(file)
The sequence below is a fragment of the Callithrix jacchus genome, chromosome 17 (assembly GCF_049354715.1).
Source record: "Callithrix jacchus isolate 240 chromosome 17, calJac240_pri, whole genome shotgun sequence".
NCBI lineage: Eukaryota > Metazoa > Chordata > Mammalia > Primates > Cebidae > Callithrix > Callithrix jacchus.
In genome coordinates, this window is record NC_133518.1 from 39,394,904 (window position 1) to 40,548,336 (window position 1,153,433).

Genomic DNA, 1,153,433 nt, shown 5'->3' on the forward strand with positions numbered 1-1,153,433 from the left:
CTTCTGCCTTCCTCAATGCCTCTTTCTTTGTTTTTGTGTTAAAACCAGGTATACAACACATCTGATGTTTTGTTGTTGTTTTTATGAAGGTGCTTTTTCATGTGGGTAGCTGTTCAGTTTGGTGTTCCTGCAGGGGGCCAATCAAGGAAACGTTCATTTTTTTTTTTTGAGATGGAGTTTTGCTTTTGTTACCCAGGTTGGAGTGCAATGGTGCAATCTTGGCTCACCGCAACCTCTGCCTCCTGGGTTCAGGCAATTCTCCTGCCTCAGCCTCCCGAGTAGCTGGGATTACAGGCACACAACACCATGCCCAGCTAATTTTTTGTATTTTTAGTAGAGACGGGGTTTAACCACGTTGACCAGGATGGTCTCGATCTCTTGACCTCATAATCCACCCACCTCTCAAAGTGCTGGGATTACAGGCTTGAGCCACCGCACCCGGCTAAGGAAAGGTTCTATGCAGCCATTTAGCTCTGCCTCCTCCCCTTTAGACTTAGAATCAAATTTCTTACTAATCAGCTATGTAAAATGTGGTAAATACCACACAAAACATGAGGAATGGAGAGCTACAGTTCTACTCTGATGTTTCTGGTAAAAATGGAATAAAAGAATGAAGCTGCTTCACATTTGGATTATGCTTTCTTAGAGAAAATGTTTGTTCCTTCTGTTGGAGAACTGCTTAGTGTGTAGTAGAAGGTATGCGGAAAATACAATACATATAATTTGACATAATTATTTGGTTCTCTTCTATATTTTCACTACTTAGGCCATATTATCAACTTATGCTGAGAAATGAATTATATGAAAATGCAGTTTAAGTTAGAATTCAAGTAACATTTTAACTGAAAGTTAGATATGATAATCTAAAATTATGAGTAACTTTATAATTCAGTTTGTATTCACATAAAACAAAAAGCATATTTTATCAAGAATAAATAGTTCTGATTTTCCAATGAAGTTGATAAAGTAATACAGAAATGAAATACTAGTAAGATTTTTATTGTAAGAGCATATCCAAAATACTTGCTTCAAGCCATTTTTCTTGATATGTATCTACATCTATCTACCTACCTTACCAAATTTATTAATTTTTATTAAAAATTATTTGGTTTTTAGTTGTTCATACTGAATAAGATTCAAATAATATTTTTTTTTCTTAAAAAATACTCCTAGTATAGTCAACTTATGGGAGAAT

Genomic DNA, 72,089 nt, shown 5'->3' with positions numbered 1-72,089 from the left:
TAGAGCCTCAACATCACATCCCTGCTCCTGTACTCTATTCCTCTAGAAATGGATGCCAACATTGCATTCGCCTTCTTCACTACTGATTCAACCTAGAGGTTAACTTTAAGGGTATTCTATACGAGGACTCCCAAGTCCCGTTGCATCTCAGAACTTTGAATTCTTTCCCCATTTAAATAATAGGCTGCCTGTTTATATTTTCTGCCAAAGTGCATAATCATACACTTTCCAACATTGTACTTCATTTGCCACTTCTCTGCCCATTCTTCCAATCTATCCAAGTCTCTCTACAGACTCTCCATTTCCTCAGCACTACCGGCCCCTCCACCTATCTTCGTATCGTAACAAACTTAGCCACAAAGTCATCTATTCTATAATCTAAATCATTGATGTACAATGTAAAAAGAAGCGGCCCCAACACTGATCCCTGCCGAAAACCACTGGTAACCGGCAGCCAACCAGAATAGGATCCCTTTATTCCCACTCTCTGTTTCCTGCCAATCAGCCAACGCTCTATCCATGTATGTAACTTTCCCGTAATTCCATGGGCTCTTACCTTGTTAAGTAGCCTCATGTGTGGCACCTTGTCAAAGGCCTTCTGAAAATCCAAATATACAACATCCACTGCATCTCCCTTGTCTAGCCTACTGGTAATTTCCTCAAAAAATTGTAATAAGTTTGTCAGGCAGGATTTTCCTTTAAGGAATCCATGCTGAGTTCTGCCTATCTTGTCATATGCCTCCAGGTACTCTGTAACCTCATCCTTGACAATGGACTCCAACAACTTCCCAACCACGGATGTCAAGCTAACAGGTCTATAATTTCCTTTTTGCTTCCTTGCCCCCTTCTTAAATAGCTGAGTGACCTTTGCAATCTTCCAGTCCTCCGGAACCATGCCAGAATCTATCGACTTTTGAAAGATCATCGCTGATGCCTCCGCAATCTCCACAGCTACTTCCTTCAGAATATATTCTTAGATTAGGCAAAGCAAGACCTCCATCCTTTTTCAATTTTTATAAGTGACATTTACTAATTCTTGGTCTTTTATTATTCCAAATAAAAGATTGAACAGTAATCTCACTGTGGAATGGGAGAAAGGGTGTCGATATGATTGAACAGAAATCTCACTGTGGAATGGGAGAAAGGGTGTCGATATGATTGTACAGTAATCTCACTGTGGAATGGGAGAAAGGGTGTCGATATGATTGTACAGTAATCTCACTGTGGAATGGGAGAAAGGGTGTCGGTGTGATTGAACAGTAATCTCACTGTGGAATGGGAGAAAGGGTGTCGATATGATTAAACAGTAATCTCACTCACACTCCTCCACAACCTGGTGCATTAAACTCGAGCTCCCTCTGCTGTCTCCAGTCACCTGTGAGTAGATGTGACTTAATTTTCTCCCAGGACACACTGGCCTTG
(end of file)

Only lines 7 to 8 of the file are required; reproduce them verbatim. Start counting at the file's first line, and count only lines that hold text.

Genomic DNA, 72,089 nt, shown 5'->3' with positions numbered 1-72,089 from the left:
TAGAGCCTCAACATCACATCCCTGCTCCTGTACTCTATTCCTCTAGAAATGGATGCCAACATTGCATTCGCCTTCTTCACTACTGATTCAACCTAGAGGTTAACTTTAAGGGTATTCTATACGAGGACTCCCAAGTCCCGTTGCATCTCAGAACTTTGAATTCTTTCCCCATTTAAATAATAGGCTGCCTGTTTATATTTTCTGCCAAAGTGCATAATCATACACTTTCCAACATTGTACTTCATTTGCCACTTCTCTGCCCATTCTTCCAATCTATCCAAGTCTCTCTACAGACTCTCCATTTCCTCAGCACTACCGGCCCCTCCACCTATCTTCGTATCGTAACAAACTTAGCCACAAAGTCATCTATTCTATAATCTAAATCATTGATGTACAATGTAAAAAGAAGCGGCCCCAACACTGATCCCTGCCGAAAACCACTGGTAACCGGCAGCCAACCAGAATAGGATCCCTTTATTCCCACTCTCTGTTTCCTGCCAATCAGCCAACGCTCTATCCATGTATGTAACTTTCCCGTAATTCCATGGGCTCTTACCTTGTTAAGTAGCCTCATGTGTGGCACCTTGTCAAAGGCCTTCTGAAAATCCAAATATACAACATCCACTGCATCTCCCTTGTCTAGCCTACTGGTAATTTCCTCAAAAAATTGTAATAAGTTTGTCAGGCAGGATTTTCCTTTAAGGAATCCATGCTGAGTTCTGCCTATCTTGTCATATGCCTCCAGGTACTCTGTAACCTCATCCTTGACAATGGACTCCAACAACTTCCCAACCACGGATGTCAAGCTAACAGGTCTATAATTTCCTTTTTGCTTCCTTGCCCCCTTCTTAAATAGCTGAGTGACCTTTGCAATCTTCCAGTCCTCCGGAACCATGCCAGAATCTATCGACTTTTGAAAGATCATCGCTGATGCCTCCGCAATCTCCACAGCTACTTCCTTCAGAATATATTCTTAGATTAGGCAAAGCAAGACCTCCATCCTTTTTCAATTTTTATAAGTGACATTTACTAATTCTTGGTCTTTTATTATTCCAAATAAAAGATTGAACAGTAATCTCACTGTGGAATGGGAGAAAGGGTGTCGATATGATTGAACAGAAATCTCACTGTGGAATGGGAGAAAGGGTGTCGATATGATTGTACAGTAATCTCACTGTGGAATGGGAGAAAGGGTGTCGATATGATTGTACAGTAATCTCACTGTGGAATGGGAGAAAGGGTGTCGGTGTGATTGAACAGTAATCTCACTGTGGAATGGGAGAAAGGGTGTCGATATGATTAAACAGTAATCTCACTCACACTCCTCCACAACCTGGTGCATTAAACTCGAGCTCCCTCTGCTGTCTCCAGTCACCTGTGAGTAGATGTGACTTAATTTTCTCCCAGGACACACTGGCCTTG